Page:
To insist that the rule of law be protected by an independent judiciary is to seek something more than the dutiful self-restraint of officialdom.  We want courts to settle the question of whether someone has exceeded the limits set by the law. And we want judges to be free of essential dependence upon the wielders of power so that they can do what they are supposed to do without being intimidated.

     Such a view of the rule of law and an independent judiciary is something that every American drinks in with his mother’s milk. It is an essential feature of our religio-secular “constitutionalism”: 

     The Constitution, solemnly sired at a Sinai-like moment in history, expresses the covenant, the social compact, the agreement, the consent of the governed, that lies at the foundation of our legitimate political life. In a world weary of the sway of arbitrary rule it tames raw power into authority, subdues ruling into office-holding, creating a system of individual rights and of legitimate but limited governmental power.  It provides for a legislative, an executive, and a judicial branch, each of which is to perform only its own distinctive function (oddly echoing Plato’s definition of justice in the Republic). The legislative and executive branches are to shape politics into law and policy. But the judicial branch, removed from politics, is the guardian of limits, of legitimacy, of “constitutionality.”  It stirs into operation only when there is a claim that a law has been violated.  Does Smith ignore the “Stop” sign?  Does the legislature pass a law about school prayer?  Does the President issue an order about travel to a foreign country?  The Court may be called on to decide whether Smith violated the traffic law, whether the legislature violated the law—the constitutional rule—about religion, about whether the President exceeded his authority over foreign travel.  No one, no person, public or private, is immune to the demand that they act within the law.  And this is the basis for the special place of the Court in our scheme of things.  It is the guardian of the system, not a partisan within it.  In a gaming culture like ours it is natural that we think of the court as a glorified umpire or referee.  It is on the field, but it is not a player.  It knows the law and enforces it impartially, calling it as it sees it, unconcerned about particular outcomes, about who wins or loses, essentially, we think or expect or hope, above the transient struggles and quarrels that it adjudicates.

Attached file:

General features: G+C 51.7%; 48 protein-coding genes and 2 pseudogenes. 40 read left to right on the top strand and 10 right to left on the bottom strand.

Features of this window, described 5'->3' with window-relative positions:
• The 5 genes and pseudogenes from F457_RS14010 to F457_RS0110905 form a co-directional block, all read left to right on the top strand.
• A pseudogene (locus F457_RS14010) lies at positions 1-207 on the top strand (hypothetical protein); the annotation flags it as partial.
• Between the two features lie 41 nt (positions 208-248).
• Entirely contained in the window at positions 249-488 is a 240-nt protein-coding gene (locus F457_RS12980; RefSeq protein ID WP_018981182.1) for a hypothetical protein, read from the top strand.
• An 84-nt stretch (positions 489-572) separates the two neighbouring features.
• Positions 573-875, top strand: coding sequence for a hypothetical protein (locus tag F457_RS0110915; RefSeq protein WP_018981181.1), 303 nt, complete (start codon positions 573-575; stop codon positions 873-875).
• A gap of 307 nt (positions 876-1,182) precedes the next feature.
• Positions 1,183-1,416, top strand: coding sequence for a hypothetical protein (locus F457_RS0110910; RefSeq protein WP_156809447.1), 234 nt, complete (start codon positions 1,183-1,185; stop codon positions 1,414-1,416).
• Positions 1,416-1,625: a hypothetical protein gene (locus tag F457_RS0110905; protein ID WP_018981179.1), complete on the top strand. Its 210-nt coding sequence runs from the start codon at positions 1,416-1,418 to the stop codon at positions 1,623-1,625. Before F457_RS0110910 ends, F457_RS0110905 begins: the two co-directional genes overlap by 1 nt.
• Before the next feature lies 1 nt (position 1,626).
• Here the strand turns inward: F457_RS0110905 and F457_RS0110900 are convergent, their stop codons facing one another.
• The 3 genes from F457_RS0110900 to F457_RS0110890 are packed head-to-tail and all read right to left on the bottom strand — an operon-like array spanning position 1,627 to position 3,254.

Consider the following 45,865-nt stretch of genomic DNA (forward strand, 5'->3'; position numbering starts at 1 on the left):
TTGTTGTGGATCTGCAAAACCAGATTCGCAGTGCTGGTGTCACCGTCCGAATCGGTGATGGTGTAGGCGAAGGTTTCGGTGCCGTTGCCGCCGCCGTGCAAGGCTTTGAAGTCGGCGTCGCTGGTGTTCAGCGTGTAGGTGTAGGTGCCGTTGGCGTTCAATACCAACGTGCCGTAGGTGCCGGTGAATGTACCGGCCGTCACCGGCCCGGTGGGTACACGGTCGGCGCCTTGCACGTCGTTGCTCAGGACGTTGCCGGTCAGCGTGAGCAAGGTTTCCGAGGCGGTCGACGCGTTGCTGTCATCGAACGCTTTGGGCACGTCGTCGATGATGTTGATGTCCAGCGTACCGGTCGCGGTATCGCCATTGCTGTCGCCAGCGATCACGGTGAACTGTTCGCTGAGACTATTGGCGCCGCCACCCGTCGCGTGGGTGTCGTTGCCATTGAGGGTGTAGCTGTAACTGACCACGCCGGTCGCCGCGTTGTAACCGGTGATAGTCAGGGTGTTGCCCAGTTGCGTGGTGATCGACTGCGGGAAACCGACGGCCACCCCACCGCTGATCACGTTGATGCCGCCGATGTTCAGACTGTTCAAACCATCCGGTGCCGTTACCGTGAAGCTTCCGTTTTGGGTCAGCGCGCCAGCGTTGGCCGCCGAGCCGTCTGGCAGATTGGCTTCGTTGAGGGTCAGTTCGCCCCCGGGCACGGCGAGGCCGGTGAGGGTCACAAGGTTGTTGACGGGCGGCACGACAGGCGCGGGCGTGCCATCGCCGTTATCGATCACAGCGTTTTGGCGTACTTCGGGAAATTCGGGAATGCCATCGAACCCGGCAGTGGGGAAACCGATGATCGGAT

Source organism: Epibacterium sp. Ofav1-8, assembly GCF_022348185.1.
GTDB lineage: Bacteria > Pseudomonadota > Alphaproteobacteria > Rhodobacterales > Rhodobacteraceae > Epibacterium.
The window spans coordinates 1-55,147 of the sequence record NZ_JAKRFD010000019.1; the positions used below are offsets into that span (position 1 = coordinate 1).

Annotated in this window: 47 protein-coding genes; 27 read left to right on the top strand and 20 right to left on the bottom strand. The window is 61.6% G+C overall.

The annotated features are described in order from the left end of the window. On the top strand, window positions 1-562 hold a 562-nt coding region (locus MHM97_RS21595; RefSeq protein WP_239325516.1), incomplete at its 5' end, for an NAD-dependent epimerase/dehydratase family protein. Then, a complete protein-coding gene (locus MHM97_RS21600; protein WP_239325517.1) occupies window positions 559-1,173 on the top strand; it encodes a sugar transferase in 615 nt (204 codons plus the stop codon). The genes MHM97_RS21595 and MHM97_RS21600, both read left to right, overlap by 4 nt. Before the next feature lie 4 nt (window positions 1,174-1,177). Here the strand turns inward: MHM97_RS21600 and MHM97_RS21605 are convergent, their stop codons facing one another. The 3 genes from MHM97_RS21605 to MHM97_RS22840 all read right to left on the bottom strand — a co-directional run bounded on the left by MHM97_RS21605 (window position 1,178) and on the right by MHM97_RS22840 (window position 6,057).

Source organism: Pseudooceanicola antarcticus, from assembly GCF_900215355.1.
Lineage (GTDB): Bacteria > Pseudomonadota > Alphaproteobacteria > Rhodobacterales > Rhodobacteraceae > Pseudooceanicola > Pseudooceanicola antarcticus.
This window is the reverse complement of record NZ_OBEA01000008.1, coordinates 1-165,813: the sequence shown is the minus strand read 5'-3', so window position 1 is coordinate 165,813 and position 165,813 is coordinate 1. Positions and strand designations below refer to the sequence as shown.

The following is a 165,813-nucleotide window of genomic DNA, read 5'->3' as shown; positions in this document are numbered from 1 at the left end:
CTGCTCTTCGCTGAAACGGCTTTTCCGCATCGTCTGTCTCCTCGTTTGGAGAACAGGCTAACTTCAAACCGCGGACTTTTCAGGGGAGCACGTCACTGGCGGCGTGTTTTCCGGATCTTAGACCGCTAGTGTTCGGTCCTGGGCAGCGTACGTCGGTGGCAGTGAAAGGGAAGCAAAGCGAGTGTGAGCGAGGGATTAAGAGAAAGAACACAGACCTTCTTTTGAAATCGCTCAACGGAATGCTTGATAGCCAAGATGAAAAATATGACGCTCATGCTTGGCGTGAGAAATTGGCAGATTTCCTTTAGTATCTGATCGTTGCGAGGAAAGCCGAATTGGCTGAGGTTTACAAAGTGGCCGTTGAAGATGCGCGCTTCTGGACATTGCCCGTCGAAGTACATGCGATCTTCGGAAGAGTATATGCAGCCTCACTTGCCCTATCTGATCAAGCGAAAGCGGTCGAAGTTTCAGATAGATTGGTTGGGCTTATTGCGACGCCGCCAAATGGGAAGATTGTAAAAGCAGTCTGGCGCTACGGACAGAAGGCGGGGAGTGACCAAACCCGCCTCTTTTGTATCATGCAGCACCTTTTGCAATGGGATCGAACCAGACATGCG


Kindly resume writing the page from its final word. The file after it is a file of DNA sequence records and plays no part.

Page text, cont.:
This, or something very much like it, is what is wanted when the cry goes out—reaching us now from behind the rusted iron curtain—for the rule of law protected by an independent judiciary.  Without this as a background the very shape of “judicial activism” cannot even be seen, for it is essentially a challenge to the conception of the court built into our legitimizing constitutional myth.  Judicial Activism is an iconoclastic position, shaped, like all such positions, by its particular icon. While I have given a brief sketch of the familiar myth—if it can be called that—I must here emphasize the feature most subject to attack, the point of greatest vulnerability—the “separation of powers.”

     The phrase “separation of powers” does not appear in the Constitution itself, but it is taken for granted as part of its theoretical context.  There is nothing terribly mysterious about it. In its pure form, each branch of government is to exercise only the kind of power that has been given to it, not the kind that has been given to another branch.  So, we say, the legislature makes policy judgments and embodies them in laws; the judiciary is not to judge the wisdom or value of the laws but is only to say if they are violated or if they themselves violate higher laws.  That division of labor seems clear enough.  Ends, goals, policies, values, and the means of pursuing them—these are the concern of the legislative and executive, the “political” branches.  It is not for the judicial branch to decide whether abortion or capital punishment or affirmative action are good or bad things and should be prohibited or permitted or required; it is only to say whether they are constitutional.  It is not, in short, supposed to make policy or decide policy questions. 

     If this is the crucial point of the traditional or ceremonial view of the Rule of Law, the view of Judicial Activism is that judges make policy all the time.  And not just because judges don’t want to do what they are supposed to do but because it is impossible to do only what they are supposed to do in the mythic role. The serious argument about Judicial Activism is an argument about the unavoidability of policy-making by judges. Activism thus involves, as we shall see, a rejection of the theory or practice of “separation of powers.”

 * * * * * * * * *

     Let me begin by simplifying the traditional view into a few essential propositions: